Set of model equations, including mass and momentum transfer equations in the membrane module along with suitable boundary conditions was solved using COMSOL Multiphysics software version 5.2. Finite element method (FEM) was used by this software to solve conservation equations numerically. The computational time for solving the equations was 336 s. “Extra fine mesh” was used for meshing in this simulation. Complete mesh consisted of 30558 domain elements and 975 boundary elements for solving the set of equations. A number of degrees of freedom were 54564 (plus 1356 internal DOFs). Fig. 3 represents the meshes created by COMSOL Multiphysics 5.2 software. Due to the considerable difference between z and r dimensions, a scaling factor equal to 10 was used in the z-direction. Therefore, the results were reported in dimensionless length.
RESULTS AND DISCUSSION
Previous studies of pervaporation technology showed that PV performance of a dense polymeric membrane relies upon the ability of solvent species to be dissolved in the membrane at its interfaces, and their diffusion into the membrane. When a zeolite membrane is utilized as a filtration tool, the solvent species cannot be dissolved in the membrane phase but they are adsorbed on the zeolite sites of the inorganic materials. Their adsorbed capacities depend on the affinity of the membranes towards the solvents to be removed [33,34].
The membrane exhibited a high selectivity towards the water in water/UDMH mixtures. The permeate water flux reaches a value as high as 0.67 kg/m2.h for a UDMH concentration of 5 wt. %. The fact that the membrane has a high selectivity towards water clearly indicates that the zeolite layer doesn’t have any through-holes, and the transport is diffusive but not convective. The results also confirm that the ZSM-5 membrane behaves as a hydrophilic membrane, probably due to the presence of polar Al atoms in the zeolite crystal structure.
The ZSM-5 membrane showed a water/UDMH ideal selectivity of 55 at 27oC, indicating its reasonable quality. Even higher selectivity may be expected for higher quality membranes. During PV, water permeates through both zeolite and non-zeolite pores because of its small diameter (the kinetic diameter of water is 0.26 nm). The kinetic diameter of UDMH is larger than that of the zeolite pores, thus, much of the UDMH flux is probably through the non-zeolite pores.
If the zeolite is defect-free, it means that it has no non-zeolite pore and thus, water can pass only through zeolite pores. However, the non-zeolite pores usually exist and are larger than the zeolite pores. Non-zeolite pores have a size distribution and may also affect flux and selectivity. Transport through the non-zeolite pores has contributions from both surface diffusion and Knudsen diffusion, and possibly from viscous flow [35, 36].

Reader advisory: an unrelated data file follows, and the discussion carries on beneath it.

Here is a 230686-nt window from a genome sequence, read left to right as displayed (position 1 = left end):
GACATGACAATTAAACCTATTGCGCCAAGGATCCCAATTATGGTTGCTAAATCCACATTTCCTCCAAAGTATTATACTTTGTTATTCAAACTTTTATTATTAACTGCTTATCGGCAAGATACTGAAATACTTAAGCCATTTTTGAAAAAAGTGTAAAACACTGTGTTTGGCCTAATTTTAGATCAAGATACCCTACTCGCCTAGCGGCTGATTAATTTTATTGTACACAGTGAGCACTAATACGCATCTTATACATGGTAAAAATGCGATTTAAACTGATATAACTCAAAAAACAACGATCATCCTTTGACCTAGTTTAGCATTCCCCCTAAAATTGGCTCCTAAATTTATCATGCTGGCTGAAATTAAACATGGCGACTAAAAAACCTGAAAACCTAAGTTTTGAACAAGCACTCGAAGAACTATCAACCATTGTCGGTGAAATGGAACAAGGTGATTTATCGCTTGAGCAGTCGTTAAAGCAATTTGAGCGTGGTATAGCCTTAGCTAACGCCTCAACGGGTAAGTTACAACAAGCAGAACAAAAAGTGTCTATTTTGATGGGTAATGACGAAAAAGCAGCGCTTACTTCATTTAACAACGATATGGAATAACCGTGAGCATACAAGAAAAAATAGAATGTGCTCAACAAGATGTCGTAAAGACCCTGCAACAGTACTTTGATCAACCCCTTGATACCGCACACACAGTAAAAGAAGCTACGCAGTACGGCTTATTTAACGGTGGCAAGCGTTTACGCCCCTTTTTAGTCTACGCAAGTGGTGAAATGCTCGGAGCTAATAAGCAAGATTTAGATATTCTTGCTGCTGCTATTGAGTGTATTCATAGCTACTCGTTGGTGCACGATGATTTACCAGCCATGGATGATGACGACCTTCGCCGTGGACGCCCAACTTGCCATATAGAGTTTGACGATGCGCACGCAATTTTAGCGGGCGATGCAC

The ZSM-5 channel system is shown in Fig. 4. The straight elliptical channels running in the b-direction have the dimensions of 0.53×0.56 nm and the sinusoidal channels running in the a-direction have the dimensions of 0.55×0.51 nm.
Fig. 5 shows XRD patterns of the mullite support and the zeolite membranes. Morphology of the support subjected to crystallization was characterized by SEM (Fig. 6). Fig. 7 shows the morphology of the ZSM-5 membranes (surface and cross-section). As seen, most of the crystals lie disorderly on the surface. The SEM photographs of the membranes (cross-section) show that the mullite surface is completely covered by a zeolite crystal layer, whose thickness is larger than 40 µm. The crystal layer is composed of two layers; the top layer consists of pure ZSM-5crystals and the intermediate one, of ZSM-5crystals grown into the mullite pores.
As seen in Table 1, sample 1 had better selectivity equal to 55 and sample 2 had better flux equal to 2.22 kg/m2.h at 27oC. Furthermore, ZSM-5 membranes prepared using the following gel molar composition: 0.292Na2O: 1.0Al2O3, 100SiO2: 2.0TPABr, 40H2O: 1.0Al2O3, 100SiO2: 1.0Al2O3 showed better results.
Feed phase simulations
Fig. 8 shows the concentration distribution of water in the feed section at different separation times. The UDMH/water solution containing 95 wt. % water flows over the outer surface of the membrane module (z=0). As can be seen from the figure, a concentration boundary layer is formed at the beginning of the separation process. Over an extended period of time, the thickness of this layer increases. At z=0, the water concentration is maximum (95 wt. %). As the feed solution flows in the feed compartment, water moves towards the membrane surface due to the concentration and pressure differences (driving forces). Therefore, the water concentration on the membrane surface is less than its value at the feed inlet (where water concentration is equal to its initial value, ). The water concentration on the membrane surface was calculated from the membrane selectivity (Eq. 12) and its value in the membrane side. Since water concentration in membrane is always less than its value in the feed, the water concentration on membrane-feed boundary (r=R2) is always less than its value in feed bulk. At the feed outlet (z=L) water concentration is minimum, as expected. Over a longer period of separation time, minimum water concentration in concentrate part (feed part) decreases due to the water diffusion through the membrane.